These decisions are troubling for outsiders, but they make even less sense given China’s domestic political backdrop. China faces mounting problems at home and needs a stable and peaceful international environment so that it can focus on those concerns. First, there is corruption, the scale of which makes it the chief threat to the legitimacy of the Chinese leadership. The Xi Jinping government is cognizant of that problem, but its anticorruption campaign threatens to divide CPC elites. Then there is the economy, which is slowing after decades of double-digit growth; it’s a much-needed corrective, but it comes amidst concerns about real-estate bubbles and an overexposed financial sector. Air, water, and soil pollution have reached levels that threaten the long-term viability of the state. Domestic terrorist incidents have exposed the dangers of Beijing’s heavy-handed policies toward its minority communities. The prospect of domestic instability—evident in the around 200,000 incidents of domestic unrest officially recognized each year by the Chinese government—is such that the budget for the People’s Armed Police is actually larger than that of the PLA. In this environment, Beijing’s desire to pick fights with so many of its neighbors is inexplicable.
Looked at individually, each of Beijing’s foreign policies makes some sense. The leadership must defend China’s territorial integrity, and that need is even more compelling in the face of rising nationalism. Longstanding relationships with Moscow and Pyongyang must be preserved. Stronger ties with Russia make sense given Beijing’s desire to promote multipolarity. And, to be fair, it is difficult for Beijing to control every decision regarding developments on its periphery; local actors are often autonomous. But cumulatively, these moves are a strategic disaster. Indeed, taken together it looks like there is no grand strategy.
Its relentless pursuit of territory in the maritime domain has hardened sentiment against China among its neighbors. ASEAN may still refuse to take a stand on the South China Sea, but the list of countries that are challenging Beijing on these questions now includes the major players in Southeast Asia. Concern about Chinese expansionism is provoking balancing behavior throughout East Asia, manifest in new defense-cooperation agreements and more defense spending. For Beijing, the most alarming development should be the readiness of most regional governments to strengthen ties with the United States and be more accepting of the U.S. forward presence in the region.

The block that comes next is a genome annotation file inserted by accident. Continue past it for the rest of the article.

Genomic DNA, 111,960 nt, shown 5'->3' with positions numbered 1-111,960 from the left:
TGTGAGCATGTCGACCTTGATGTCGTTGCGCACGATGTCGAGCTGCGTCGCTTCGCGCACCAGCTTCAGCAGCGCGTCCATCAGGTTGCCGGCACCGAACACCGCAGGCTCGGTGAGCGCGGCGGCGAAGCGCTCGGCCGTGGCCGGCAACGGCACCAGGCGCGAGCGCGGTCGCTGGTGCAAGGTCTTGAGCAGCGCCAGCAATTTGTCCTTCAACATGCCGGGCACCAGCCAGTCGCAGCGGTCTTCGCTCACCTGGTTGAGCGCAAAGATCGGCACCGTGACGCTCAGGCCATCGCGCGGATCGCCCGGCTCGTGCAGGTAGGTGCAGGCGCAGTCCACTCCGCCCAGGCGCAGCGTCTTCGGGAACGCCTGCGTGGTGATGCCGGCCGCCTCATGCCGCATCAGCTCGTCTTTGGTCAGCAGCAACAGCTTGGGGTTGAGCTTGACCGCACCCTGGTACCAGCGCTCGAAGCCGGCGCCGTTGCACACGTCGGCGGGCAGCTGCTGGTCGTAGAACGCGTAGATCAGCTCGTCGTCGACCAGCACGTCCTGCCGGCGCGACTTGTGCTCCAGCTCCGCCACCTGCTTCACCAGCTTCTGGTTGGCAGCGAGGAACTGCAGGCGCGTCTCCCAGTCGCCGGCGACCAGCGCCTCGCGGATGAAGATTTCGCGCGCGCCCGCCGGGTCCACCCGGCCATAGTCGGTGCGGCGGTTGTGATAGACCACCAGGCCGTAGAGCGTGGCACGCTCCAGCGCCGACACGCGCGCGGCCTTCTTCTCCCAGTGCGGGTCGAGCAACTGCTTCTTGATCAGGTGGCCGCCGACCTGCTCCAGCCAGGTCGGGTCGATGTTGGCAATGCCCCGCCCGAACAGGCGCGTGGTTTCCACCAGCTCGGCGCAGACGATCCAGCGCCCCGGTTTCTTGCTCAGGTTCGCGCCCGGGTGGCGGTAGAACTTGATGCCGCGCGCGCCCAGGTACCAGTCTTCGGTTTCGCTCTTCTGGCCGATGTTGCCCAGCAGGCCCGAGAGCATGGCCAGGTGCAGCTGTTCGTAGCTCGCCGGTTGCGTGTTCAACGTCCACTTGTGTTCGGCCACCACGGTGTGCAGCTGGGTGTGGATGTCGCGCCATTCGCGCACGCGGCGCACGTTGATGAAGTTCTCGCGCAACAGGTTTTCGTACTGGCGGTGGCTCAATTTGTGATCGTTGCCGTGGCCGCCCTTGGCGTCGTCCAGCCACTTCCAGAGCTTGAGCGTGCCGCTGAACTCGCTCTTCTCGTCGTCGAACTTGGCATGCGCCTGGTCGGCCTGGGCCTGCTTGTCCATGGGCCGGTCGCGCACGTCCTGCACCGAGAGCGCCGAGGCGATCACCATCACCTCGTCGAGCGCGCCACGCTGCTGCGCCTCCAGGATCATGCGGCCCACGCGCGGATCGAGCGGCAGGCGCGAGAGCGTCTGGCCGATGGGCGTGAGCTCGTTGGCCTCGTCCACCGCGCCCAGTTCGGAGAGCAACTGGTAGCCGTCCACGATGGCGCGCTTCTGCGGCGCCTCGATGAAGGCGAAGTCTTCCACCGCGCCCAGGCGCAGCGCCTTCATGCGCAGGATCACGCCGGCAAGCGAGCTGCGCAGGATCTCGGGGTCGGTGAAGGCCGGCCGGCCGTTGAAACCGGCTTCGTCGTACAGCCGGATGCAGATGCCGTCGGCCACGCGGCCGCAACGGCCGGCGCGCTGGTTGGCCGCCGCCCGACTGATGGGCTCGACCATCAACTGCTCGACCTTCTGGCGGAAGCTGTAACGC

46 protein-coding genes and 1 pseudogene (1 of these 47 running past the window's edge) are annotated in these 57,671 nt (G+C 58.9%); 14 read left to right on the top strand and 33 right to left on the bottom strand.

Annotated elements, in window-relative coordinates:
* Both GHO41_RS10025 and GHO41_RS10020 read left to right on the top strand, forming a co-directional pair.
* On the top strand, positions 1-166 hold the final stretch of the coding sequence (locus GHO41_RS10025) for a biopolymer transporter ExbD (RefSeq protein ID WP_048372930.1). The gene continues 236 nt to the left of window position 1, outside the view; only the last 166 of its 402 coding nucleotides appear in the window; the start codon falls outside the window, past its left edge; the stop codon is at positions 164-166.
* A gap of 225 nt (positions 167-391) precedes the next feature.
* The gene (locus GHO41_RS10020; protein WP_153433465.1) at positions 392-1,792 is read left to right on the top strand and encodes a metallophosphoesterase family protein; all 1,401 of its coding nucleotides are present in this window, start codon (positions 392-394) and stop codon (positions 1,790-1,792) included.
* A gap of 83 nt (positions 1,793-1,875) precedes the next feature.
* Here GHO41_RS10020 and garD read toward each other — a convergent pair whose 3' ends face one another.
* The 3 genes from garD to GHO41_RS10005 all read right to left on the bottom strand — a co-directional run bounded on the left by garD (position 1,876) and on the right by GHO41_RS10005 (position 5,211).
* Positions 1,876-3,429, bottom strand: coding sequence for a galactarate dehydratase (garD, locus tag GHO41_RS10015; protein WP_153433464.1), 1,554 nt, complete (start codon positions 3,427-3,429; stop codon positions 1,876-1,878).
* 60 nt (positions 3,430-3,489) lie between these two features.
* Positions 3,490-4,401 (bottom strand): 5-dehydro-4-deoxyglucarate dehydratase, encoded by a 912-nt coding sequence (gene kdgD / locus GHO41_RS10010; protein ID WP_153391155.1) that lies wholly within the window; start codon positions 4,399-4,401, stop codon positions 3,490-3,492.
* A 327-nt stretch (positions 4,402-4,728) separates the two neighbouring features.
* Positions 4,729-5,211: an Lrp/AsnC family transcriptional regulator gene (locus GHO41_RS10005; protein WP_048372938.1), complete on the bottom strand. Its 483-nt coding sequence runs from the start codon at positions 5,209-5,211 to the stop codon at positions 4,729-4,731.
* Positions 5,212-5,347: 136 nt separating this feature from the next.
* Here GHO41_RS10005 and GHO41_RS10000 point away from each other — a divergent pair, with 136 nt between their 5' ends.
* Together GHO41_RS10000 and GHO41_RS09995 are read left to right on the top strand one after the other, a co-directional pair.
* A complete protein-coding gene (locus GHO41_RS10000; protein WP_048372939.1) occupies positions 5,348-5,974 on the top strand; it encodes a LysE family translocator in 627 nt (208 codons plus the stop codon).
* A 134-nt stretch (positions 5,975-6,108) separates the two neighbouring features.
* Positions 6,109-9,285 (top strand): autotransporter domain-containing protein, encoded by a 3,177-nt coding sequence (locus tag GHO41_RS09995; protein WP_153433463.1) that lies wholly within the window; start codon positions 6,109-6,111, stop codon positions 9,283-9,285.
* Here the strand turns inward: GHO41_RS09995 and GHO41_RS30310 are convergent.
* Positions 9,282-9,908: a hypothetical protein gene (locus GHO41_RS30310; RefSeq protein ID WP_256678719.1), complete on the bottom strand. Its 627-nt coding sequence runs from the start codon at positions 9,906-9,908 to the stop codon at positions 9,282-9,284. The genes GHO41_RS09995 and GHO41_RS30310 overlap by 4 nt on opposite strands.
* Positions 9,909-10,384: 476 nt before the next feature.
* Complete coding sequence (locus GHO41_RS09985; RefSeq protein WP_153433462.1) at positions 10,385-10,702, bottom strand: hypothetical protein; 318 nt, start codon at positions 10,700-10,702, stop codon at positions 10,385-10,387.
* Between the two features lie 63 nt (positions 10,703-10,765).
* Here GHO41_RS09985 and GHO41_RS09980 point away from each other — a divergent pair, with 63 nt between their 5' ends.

Why, then, does China stick to this course? Either no one in the upper echelons of the Chinese leadership sees the big picture—which is a very disturbing scenario—or no one in that leadership is prepared to question the wisdom of current policies, because the price of dissent is potentially too high. If true, that should be extremely worrying. That logic implies the momentum of current decisions cannot be diverted and confrontation, if not clashes, will follow.
There is only one convincing explanation for Chinese behavior: Beijing is trying to harvest a new source of energy to fuel its economy—capturing the power generated by Deng Xiaoping as he spins in his grave.
Brad Glosserman is executive director of Pacific Forum CSIS.
Image: Wikimedia Commons